I admit that I’ve fallen off the boat with NaNoWriMo writing. At the beginning of November, I promised myself that I’d write the requisite 1,600 words per day, every day, until the end of the month. It seemed like a simple goal until I sat down to do it. The words were coming out, but I was getting disenchanted with the flatness of my words and characters. So I slowly stopped writing regularly, finding it easier to focus on other tasks (such as blogging!).
I’m disappointed, though, because in the time that I spent cranking out a certain daily word count, I was starting to have a narrative-style voice emerge in my head. I began to think that perhaps there were other reasons behind my sudden cessation of writing – a few ideas that I share here for other people attempting NaNoWriMo this month.
First, and most importantly, I wasn’t scheduling writing in. I haven’t scheduled anything really concrete in the past couple of months because I’ve had such a deceptively open schedule. But in Gretchen Rubin’s upcoming book entitled “Before and After“, she outlines the importance of undertaking strategic scheduling to achieve happiness and peace in your work habits. Gretchen published on her blog the example of a PhD student who forces herself to get up early in the morning to work on her doctoral thesis – thus scheduling regular computer work between the hours of 6am to 9am (see the full story here).
I also tend to have a habit of doing things that only feel really productive or to which I’m held publicly accountable. This holds true for a lot of people, which is why exercise psychologists often recommend that you form a partnership with a workout buddy to stay motivated and attend the gym (Choksy, 2004). And once you’ve done something regularly for a while, you tend to stick with it as a long-term habit; though research has shown that the amount of time required to form a habit varies person to person (Gardner, June 2012).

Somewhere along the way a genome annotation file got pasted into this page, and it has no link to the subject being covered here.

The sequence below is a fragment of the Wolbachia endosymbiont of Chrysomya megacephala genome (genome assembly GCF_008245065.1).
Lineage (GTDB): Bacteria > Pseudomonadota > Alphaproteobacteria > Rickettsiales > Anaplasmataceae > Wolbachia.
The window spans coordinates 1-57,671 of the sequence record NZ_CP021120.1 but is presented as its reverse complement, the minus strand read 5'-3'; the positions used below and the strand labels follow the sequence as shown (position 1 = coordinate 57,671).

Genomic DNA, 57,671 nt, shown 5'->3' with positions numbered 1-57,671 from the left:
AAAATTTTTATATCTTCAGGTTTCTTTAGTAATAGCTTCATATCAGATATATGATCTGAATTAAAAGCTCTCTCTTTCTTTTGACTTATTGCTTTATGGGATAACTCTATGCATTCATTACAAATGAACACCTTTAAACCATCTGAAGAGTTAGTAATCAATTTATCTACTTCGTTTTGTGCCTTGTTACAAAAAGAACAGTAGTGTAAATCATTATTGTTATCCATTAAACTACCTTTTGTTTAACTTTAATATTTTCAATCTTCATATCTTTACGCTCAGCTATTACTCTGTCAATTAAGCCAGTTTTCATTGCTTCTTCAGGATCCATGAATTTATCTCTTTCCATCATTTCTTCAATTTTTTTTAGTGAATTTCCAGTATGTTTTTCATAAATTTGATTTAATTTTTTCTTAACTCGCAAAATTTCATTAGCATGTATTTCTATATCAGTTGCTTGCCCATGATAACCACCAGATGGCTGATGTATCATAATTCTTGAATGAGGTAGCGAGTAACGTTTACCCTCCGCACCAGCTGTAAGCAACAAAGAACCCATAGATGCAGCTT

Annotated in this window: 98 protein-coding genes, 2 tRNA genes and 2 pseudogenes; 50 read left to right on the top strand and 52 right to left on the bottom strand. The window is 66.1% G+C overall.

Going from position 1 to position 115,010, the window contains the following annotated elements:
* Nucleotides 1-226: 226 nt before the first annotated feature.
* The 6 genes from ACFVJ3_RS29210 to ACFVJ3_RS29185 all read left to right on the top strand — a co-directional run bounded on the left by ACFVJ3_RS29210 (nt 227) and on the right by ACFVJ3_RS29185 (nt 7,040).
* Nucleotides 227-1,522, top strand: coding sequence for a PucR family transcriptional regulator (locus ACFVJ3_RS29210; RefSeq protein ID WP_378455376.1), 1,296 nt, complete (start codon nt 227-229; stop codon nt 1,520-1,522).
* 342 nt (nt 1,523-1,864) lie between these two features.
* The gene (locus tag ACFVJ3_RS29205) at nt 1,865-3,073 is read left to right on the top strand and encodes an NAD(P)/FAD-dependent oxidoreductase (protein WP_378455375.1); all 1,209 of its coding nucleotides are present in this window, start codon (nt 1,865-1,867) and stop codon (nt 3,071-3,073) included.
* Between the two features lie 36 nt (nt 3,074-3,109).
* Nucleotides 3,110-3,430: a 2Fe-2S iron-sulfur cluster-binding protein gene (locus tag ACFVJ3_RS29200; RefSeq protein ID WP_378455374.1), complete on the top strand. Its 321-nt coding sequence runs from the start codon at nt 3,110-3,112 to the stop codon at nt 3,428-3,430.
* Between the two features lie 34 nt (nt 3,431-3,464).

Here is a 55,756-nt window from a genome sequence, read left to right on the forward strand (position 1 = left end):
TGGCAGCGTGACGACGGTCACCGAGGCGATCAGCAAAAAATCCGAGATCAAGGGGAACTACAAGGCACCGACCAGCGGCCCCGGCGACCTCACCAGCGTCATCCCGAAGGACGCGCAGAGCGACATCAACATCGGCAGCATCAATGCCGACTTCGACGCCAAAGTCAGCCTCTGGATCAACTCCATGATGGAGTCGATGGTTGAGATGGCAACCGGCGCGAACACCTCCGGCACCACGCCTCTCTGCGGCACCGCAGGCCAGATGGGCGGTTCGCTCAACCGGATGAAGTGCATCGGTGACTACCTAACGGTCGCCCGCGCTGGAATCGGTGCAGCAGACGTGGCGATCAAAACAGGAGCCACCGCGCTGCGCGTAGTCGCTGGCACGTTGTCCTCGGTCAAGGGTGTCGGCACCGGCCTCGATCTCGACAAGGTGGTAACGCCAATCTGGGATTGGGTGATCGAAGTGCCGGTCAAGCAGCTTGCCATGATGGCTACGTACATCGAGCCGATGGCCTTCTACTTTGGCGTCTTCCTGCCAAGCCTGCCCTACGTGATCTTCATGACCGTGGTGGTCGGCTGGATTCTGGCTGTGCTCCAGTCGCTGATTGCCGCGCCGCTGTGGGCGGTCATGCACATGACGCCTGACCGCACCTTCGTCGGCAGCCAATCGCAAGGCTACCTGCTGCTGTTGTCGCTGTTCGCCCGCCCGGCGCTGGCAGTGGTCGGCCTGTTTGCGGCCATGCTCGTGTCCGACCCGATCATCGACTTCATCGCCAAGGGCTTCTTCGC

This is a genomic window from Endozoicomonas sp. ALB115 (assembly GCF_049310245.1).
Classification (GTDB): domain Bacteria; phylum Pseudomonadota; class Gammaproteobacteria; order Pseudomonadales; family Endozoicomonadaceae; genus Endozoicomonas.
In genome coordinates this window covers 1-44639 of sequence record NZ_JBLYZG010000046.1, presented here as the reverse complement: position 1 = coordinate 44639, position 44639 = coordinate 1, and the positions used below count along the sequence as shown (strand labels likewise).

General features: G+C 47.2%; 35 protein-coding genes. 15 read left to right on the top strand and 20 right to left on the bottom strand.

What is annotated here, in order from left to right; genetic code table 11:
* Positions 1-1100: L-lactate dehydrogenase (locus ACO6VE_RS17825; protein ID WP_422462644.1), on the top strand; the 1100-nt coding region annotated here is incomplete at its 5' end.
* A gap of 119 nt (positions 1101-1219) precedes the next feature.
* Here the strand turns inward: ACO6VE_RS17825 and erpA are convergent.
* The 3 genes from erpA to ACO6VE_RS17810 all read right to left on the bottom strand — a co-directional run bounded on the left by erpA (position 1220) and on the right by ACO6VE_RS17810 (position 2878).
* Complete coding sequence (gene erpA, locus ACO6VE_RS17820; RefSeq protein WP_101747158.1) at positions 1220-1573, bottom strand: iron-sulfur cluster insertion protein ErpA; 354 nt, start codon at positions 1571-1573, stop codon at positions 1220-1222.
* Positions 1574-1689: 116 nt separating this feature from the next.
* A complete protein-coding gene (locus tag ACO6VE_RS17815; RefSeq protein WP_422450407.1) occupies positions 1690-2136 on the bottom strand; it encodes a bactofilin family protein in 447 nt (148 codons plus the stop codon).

Lastly, I have surprised myself this month by finding fictional writing less pleasant than I recall from childhood. As a youth, I wrote stories simply bursting with fables and stories of magic, putting little to no effort into the endeavour. Creativity is thought to be fully present in even very young children by researchers (Vygosky, 2004). Now I have to reach past a veneer of analytical thought when I’m trying to write. I’m also hesitant to try and reclaim any form of unrestrained creativity, in case I lose some of my cool-headed, adult rationality in the process.
I believe that anyone who is struggling to push ahead on NaNoWriMo will draw a lot of strength from scheduling in regular writing times and sticking doggedly to that commitment. A writing buddy holding you accountable for each stage in the process may also help, as may indulging in creative thought outside the bounds of rationality. Good luck to all!